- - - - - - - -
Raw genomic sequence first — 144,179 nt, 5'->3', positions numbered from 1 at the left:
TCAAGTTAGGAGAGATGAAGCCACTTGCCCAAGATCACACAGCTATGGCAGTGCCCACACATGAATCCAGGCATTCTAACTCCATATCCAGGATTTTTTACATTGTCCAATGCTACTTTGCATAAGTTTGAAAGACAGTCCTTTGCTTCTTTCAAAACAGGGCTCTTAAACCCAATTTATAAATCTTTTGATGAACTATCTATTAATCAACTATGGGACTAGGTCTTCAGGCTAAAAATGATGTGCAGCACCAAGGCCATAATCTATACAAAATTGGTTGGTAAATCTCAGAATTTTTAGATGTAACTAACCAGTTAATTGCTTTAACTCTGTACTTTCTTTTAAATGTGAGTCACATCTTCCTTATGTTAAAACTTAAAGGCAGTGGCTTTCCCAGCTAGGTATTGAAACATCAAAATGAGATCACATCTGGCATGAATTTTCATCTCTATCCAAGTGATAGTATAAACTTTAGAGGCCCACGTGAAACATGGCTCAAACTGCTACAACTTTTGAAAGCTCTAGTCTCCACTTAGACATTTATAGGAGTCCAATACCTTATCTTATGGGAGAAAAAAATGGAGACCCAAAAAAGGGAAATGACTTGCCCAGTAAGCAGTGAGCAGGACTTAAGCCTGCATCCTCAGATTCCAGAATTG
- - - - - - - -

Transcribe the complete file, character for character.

Raw genomic sequence first — 144,179 nt, 5'->3', positions numbered from 1 at the left:
TCAAGTTAGGAGAGATGAAGCCACTTGCCCAAGATCACACAGCTATGGCAGTGCCCACACATGAATCCAGGCATTCTAACTCCATATCCAGGATTTTTTACATTGTCCAATGCTACTTTGCATAAGTTTGAAAGACAGTCCTTTGCTTCTTTCAAAACAGGGCTCTTAAACCCAATTTATAAATCTTTTGATGAACTATCTATTAATCAACTATGGGACTAGGTCTTCAGGCTAAAAATGATGTGCAGCACCAAGGCCATAATCTATACAAAATTGGTTGGTAAATCTCAGAATTTTTAGATGTAACTAACCAGTTAATTGCTTTAACTCTGTACTTTCTTTTAAATGTGAGTCACATCTTCCTTATGTTAAAACTTAAAGGCAGTGGCTTTCCCAGCTAGGTATTGAAACATCAAAATGAGATCACATCTGGCATGAATTTTCATCTCTATCCAAGTGATAGTATAAACTTTAGAGGCCCACGTGAAACATGGCTCAAACTGCTACAACTTTTGAAAGCTCTAGTCTCCACTTAGACATTTATAGGAGTCCAATACCTTATCTTATGGGAGAAAAAAATGGAGACCCAAAAAAGGGAAATGACTTGCCCAGTAAGCAGTGAGCAGGACTTAAGCCTGCATCCTCAGATTCCAGAATTG